UN chief warns world leaders: World is in ‘great danger’

Warning the world is in “great danger”, the United Nations chief said leaders meeting face-to-face for the first time in three years must address conflict and climate disasters, growing poverty and inequality, and the division between major powers that has been worsened by Russia. . invaded Ukraine.

In speeches and remarks ahead of the leaders’ meeting on Tuesday, Secretary-General Antonio Guterres cited the “enormous” task of not only saving the planet, “which is literally on fire,” but dealing with the lingering epidemic of Covid-19. . She also noted the “lack of financing for developing countries to recover, a once-in-a-generation crisis” that has lost ground for education, health and women’s rights.

Guterres will deliver his “State of the World” address at the opening of the annual high-level global meeting on Tuesday. UN spokesman Stephane Dujarric said it would be “a sober, realistic, solutions-focused report card” for a world “where geopolitical divisions threaten us all”.

“There will be no sugar coating his comments, but they will give reasons for hope,” Dujarric told reporters on Monday.

UN Secretary-General Antonio Guterres speaks during an event called “SDG Moment” at the United Nations headquarters on September 19, 2022. Photo: AP

The 77th session of the General Assembly of world leaders meets in the shadow of Europe’s first major war since World War II: the conflict between Russia and Ukraine, which has fueled a global food crisis and opened a rift between the major powers that has not been seen since. Cold War.

However, about 150 heads of state and government are on the most recent list of speakers. It’s a sign that, despite the divided state of the planet, the United Nations is a key place for presidents, prime ministers, kings and ministers to meet not only to express their views, but also to privately discuss challenges. global agenda, and hopefully it will make some progress.

At the top of that agenda for many: Russia’s February 24 invasion of Ukraine, which not only threatens the sovereignty of its tiny neighbor, but threatens nuclear destruction at Europe’s largest nuclear plant in the country’s southeast. by Russia.

Leaders of many countries are trying to prevent a widespread war and restore peace in Europe. However, diplomats do not expect any progress this week.

The loss of important grain and fertilizer exports from Ukraine and Russia has led to food crises in developing countries in particular, and inflation and rising costs of living in many other countries. Those issues are high on the agenda.

At Monday’s meeting to promote the UN’s 2030 goals, which include ending extreme poverty, ensuring quality education for all children and achieving gender equality, Guterres said the world’s many pressing risks make it “tempting to set aside our long-term development priorities”. is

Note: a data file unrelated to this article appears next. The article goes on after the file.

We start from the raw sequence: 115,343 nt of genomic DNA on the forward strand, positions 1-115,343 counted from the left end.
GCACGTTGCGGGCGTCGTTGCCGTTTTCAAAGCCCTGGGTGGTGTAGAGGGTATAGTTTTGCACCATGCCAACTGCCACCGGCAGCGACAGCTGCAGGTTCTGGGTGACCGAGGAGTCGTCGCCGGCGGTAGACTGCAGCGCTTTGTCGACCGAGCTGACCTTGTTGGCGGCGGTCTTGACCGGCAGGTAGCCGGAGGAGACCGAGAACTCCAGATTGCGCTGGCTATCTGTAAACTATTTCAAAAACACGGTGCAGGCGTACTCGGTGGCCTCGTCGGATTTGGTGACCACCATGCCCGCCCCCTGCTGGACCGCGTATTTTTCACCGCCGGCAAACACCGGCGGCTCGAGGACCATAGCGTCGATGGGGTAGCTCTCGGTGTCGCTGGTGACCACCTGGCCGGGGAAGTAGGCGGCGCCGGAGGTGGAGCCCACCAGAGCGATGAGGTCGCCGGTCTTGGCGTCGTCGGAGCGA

Ukrainian soldiers prepare to fire on Russian positions from an M777 howitzer in Kharkiv region, Ukraine, on July 14, 2022. Photo: AP

But the UN chief said some things could not wait, including education, decent jobs, full equality for women and girls, comprehensive health care and action to tackle the climate crisis. He called for public and private funding and investment and above all for peace.

The death of Britain’s Queen Elizabeth II and her funeral in London on Monday, which was attended by many world leaders, created a last-minute headache for the high-level meeting. Diplomats and UN staff have scrambled to deal with changing travel plans, timing of events and a logistically complex schedule of speeches by world leaders.

The global gathering, known as the General Debate, was completely virtual in 2020 due to the pandemic and hybrids in 2021. This year, the 193-member General Assembly again spoke only in person, with only one exception: Ukrainian President Volodymyr Zelensky.

Despite objections from Russia and some allies, the assembly voted last Friday to allow the Ukrainian leader to pre-record his speech due to reasons beyond his control: “ongoing foreign aggression” and military hostilities that he claims are his “nationality”. need to be carried out. Defense and Security Duties”.

By tradition, Brazil has been the first to speak for more than seven decades because, in the first sessions of the General Assembly, it started voluntarily when no other country did.

The President of the United States, who represents the host country of the United Nations, is traditionally the second speaker. But Joe Biden will attend the Queen’s funeral and his speech has been postponed until Wednesday morning. Senegalese President Mackie Sale is expected to replace Biden.

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